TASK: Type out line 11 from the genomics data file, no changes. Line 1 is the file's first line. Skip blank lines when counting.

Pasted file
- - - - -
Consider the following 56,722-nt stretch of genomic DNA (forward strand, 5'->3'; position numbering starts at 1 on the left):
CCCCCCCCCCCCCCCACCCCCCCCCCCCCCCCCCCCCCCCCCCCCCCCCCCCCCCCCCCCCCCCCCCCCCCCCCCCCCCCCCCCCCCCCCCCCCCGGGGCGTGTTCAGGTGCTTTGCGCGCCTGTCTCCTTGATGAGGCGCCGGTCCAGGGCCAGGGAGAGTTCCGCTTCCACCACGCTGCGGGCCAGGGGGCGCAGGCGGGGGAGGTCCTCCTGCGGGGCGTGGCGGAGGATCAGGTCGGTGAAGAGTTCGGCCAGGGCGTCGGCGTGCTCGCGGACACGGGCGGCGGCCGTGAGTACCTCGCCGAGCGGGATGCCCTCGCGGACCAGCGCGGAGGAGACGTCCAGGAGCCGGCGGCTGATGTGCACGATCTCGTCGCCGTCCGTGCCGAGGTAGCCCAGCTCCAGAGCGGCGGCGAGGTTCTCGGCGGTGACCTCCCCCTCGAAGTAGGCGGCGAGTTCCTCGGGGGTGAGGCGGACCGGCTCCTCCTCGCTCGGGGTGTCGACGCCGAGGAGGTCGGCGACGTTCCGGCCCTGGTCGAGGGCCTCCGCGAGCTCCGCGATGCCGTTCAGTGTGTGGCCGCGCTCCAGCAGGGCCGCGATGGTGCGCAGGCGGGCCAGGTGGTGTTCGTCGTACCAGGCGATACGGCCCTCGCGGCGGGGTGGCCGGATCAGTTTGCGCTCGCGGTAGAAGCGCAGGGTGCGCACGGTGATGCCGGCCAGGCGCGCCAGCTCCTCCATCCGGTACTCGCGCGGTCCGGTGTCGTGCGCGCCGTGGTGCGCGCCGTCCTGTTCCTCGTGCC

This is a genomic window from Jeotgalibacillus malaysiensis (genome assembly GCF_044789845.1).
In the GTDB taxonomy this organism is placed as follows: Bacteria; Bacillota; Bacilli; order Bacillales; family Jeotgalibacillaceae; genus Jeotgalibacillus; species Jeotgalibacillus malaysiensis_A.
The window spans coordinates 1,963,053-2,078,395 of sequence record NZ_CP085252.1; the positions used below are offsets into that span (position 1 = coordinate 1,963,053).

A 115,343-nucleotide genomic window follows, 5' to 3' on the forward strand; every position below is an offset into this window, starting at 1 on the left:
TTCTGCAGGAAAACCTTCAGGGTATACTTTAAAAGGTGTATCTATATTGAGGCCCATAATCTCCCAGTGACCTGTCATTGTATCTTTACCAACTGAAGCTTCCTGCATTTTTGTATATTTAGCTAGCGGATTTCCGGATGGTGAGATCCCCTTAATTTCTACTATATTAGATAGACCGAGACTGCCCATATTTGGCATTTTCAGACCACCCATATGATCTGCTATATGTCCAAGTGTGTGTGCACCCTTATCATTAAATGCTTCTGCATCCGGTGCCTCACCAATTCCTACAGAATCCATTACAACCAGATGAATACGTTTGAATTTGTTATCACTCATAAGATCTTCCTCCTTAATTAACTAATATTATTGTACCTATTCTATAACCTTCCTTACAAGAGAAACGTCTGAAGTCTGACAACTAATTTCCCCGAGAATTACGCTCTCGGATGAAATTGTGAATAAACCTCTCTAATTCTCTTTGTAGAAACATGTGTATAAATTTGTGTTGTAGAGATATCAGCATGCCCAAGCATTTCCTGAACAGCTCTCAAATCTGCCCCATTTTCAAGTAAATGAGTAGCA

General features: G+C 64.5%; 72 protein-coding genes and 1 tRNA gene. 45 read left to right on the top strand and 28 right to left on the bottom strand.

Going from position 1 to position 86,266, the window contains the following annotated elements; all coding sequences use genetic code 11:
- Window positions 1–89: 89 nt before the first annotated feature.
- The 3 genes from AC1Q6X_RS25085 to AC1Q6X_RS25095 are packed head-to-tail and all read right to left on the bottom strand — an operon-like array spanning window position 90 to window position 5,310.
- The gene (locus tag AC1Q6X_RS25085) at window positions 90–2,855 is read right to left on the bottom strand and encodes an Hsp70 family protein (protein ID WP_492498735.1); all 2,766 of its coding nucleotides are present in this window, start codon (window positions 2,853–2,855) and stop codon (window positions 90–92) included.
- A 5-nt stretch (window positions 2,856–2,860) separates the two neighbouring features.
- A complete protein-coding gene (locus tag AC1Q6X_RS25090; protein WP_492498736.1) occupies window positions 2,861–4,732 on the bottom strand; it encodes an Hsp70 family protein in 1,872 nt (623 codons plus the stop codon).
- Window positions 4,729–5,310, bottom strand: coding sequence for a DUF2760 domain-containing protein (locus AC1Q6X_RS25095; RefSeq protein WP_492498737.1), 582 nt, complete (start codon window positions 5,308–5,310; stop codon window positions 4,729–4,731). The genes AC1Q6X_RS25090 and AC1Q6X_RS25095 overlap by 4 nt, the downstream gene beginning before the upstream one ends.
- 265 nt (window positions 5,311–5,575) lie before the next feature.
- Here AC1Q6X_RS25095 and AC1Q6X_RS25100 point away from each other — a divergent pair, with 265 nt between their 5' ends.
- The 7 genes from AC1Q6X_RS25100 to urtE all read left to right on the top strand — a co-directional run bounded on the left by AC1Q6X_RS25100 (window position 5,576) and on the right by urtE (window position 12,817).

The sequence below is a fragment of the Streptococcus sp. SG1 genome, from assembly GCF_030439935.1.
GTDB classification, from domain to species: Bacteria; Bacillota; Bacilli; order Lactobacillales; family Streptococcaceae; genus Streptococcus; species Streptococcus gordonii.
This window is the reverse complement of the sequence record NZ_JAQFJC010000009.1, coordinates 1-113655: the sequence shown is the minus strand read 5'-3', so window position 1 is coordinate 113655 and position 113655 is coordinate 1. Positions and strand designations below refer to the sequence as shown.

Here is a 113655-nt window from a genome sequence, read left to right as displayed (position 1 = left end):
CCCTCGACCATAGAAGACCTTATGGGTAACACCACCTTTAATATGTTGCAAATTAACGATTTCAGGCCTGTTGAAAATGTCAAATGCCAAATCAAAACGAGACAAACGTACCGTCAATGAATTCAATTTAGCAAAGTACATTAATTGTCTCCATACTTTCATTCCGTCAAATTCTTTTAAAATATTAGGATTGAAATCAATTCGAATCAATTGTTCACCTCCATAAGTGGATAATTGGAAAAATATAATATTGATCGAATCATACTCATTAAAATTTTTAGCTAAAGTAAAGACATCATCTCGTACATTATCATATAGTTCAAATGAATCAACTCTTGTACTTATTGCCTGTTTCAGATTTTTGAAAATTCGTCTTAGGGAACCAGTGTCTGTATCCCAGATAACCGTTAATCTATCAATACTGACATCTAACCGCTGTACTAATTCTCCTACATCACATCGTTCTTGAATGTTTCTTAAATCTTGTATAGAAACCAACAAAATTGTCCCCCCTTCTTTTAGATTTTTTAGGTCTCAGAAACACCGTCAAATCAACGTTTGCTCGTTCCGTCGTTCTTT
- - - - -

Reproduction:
- The 3 genes from AC1Q6X_RS25085 to AC1Q6X_RS25095 are packed head-to-tail and all read right to left on the bottom strand — an operon-like array spanning window position 90 to window position 5,310.